Adopted by Resolution № 458 as per Minutes № 17 from 24.07.2008, enforced from 01.09.2008, amended by Resolution № 675 as per Minutes № 24 from 13.11. 2008; amended by Resolution № 176 as per Minutes № 36 from 26.03.2009; amended by Resolution № 433 as per Minutes № 43 from 25.06.2009; amended by Resolution № 767 as per Minutes № 54 from 17.12.2009, enforced from 01.01.2010
For the sake of argument, let’s assume that well-intentioned and honest Bulgarian civil servants wished to demonstrate the utter transparency of the Sofia Urban Mobility Center. Let’s assume that all of the seemingly endless items describing in excruciating detail the rules for transport documents, conditions of travel, categories of travelers entitled to various concessions, penal provisions and so on are there not only so that citizens have confidence in the workings of the Sofia Urban Mobility Center, but so that they are truly informed as to all their rights and responsibilities as passengers of the public transportation system in the capital. And they are modern, yes they are, at the Sofia Urban Mobility Center. No need for the digitally-connected passenger to read through such an extensive document on the bus, tram, trolley or subway car. The Sofia Urban Mobility Center’s website allows you to view every word in Bulgarian and English as well as to download the file on a mobile device. And yet, once I was on the bus from Druzhba and saw a small printed sign near the driver reading, “Here there is no information.”
Confusion Breeds Suspicion, Suspicion Breeds Cynicism
Does the average passenger feel confident in the information provided? Does s/he feel confident in the governmental body that created such ordinances and their publication? The opposite is true. All that impenetrable verbiage not only fails to inform, but is received as an assault on the system of the body politic and the individual. Rather than being perceived as system transparency, it’s seen as yet another example of too many words rendering any comprehension utterly impossible. The system remains opaque, and thus suspect, and thus all the more susceptible to at best a lack of trust and at worst fraud. And all of this costs the Bulgarian state enormous human, time, and financial resources it can little afford.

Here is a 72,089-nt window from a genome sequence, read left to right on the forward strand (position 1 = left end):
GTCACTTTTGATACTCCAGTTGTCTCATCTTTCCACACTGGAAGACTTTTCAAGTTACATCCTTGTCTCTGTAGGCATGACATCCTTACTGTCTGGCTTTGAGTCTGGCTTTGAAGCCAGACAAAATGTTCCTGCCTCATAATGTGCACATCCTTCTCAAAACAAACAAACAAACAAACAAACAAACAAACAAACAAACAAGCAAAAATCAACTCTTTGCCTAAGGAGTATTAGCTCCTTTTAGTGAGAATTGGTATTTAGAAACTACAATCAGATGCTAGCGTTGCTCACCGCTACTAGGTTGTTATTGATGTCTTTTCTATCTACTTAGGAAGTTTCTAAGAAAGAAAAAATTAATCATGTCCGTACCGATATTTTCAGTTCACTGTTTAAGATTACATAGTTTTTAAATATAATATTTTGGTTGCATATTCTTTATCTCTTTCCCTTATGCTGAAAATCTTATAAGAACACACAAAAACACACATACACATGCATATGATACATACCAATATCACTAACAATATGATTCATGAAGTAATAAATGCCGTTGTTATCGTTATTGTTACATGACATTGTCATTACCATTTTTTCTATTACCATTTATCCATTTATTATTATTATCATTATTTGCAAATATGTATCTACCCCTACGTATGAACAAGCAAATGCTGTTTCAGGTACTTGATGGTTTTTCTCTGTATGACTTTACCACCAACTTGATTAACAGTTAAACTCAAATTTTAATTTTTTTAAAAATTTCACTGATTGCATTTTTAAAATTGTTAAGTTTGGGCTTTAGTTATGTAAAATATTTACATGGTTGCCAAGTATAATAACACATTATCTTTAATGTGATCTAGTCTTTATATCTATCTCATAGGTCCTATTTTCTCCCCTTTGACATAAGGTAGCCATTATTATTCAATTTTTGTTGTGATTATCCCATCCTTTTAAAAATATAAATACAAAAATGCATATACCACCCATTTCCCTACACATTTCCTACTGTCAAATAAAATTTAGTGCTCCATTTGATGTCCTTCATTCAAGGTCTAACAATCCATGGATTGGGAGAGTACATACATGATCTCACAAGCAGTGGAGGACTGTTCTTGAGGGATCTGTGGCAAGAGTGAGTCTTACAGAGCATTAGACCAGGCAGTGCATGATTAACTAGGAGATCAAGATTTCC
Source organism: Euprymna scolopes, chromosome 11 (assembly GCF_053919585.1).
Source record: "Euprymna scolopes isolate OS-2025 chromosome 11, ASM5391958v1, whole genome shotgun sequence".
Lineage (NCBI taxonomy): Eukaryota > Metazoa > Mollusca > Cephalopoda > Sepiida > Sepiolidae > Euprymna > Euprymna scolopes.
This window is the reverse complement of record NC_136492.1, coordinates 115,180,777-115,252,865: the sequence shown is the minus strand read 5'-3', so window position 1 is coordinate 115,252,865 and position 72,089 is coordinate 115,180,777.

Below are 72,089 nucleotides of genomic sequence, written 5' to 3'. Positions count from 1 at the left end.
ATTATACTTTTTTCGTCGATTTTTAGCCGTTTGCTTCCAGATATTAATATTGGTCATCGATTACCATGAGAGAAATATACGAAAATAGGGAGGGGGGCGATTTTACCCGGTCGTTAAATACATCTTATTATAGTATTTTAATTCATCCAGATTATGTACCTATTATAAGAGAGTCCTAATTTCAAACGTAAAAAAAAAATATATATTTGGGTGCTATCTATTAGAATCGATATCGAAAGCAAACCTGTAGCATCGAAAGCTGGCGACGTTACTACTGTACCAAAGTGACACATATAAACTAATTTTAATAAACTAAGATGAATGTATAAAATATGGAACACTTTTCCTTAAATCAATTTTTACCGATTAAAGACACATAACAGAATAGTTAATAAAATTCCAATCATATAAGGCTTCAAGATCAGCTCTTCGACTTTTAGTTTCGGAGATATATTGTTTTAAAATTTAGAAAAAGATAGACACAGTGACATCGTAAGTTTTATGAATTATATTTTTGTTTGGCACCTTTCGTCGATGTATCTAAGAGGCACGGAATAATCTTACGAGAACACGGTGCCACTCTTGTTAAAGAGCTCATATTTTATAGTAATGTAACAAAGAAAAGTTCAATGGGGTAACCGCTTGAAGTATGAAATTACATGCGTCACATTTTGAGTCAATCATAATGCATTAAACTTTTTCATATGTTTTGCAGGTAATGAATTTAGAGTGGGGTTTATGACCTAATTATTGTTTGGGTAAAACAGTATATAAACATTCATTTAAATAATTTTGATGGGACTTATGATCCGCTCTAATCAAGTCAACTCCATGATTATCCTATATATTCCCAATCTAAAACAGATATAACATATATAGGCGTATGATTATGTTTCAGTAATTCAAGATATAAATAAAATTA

Steep Slope Up or Steep Slope Down?
Continuing in the transportation complication theme, because picking one theme for our tour of overcomplication somewhat simplifies the endeavor, we move to street signage. In group A of the “warning travel signs for danger,” there are 40 different signs, plus variations on two of them.
As with ticket prices on the Sofia public transportation system, conciseness is not a value. There is no Bulgarian equivalent for “short and sweet.” So there is one sign for “steep slope during ascent” and another sign for “steep slope during descent.” There is one sign for “uneven roadbed” and another for “artificial uneven roadbed.”
As we drove through central Bulgaria on a recent spring vacation, we wondered about a sign with an exclamation point in a red triangle. My husband didn’t remember what it meant and we couldn’t figure it out, though we saw it repeatedly.
It turns out that this sign is the pictorial version of “and others,” conclusively demonstrating that the individuals responsible for the signage have considered absolutely positively all possibilities. “Road sign A39 is used to signal danger, for which there are no stipulated road signs…” The explanation goes on at some length to describe these possible dangers that have not been stipulated before and finishes with the words “and others.”